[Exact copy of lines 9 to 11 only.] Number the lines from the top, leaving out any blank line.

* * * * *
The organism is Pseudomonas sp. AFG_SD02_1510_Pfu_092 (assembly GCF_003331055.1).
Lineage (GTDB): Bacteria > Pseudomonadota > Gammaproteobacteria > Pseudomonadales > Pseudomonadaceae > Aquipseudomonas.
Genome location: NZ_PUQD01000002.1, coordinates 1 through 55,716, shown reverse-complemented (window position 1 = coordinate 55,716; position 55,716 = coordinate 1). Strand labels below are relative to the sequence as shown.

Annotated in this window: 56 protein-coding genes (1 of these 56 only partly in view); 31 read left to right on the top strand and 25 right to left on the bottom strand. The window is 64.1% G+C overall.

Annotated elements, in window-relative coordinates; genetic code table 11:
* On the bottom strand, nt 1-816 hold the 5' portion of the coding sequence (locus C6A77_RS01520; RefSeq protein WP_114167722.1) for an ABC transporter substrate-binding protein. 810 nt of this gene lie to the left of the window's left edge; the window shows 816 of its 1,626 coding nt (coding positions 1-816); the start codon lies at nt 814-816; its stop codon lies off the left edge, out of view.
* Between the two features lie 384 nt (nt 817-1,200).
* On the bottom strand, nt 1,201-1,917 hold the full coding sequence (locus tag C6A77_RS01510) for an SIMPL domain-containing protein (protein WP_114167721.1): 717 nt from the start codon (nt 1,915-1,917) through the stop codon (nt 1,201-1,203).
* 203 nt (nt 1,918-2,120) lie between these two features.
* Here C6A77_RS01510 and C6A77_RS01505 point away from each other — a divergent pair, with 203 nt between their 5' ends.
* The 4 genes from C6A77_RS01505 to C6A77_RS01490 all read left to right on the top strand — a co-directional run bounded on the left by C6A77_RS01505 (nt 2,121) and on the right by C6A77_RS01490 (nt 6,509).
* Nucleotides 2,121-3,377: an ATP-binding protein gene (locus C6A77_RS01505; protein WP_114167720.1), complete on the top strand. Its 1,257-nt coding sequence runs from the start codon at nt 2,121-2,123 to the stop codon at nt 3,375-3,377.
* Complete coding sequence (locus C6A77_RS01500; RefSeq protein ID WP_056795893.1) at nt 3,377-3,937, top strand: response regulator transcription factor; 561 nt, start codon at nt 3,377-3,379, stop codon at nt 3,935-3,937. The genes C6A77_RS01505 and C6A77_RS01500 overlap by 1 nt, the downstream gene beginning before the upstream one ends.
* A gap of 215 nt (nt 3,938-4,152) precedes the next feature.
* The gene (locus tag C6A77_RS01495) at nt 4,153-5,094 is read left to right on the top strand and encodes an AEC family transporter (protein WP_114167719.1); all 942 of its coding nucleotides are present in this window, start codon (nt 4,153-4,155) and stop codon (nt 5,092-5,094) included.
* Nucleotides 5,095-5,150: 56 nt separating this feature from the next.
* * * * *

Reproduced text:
* 203 nt (nt 1,918-2,120) lie between these two features.
* Here C6A77_RS01510 and C6A77_RS01505 point away from each other — a divergent pair, with 203 nt between their 5' ends.
* The 4 genes from C6A77_RS01505 to C6A77_RS01490 all read left to right on the top strand — a co-directional run bounded on the left by C6A77_RS01505 (nt 2,121) and on the right by C6A77_RS01490 (nt 6,509).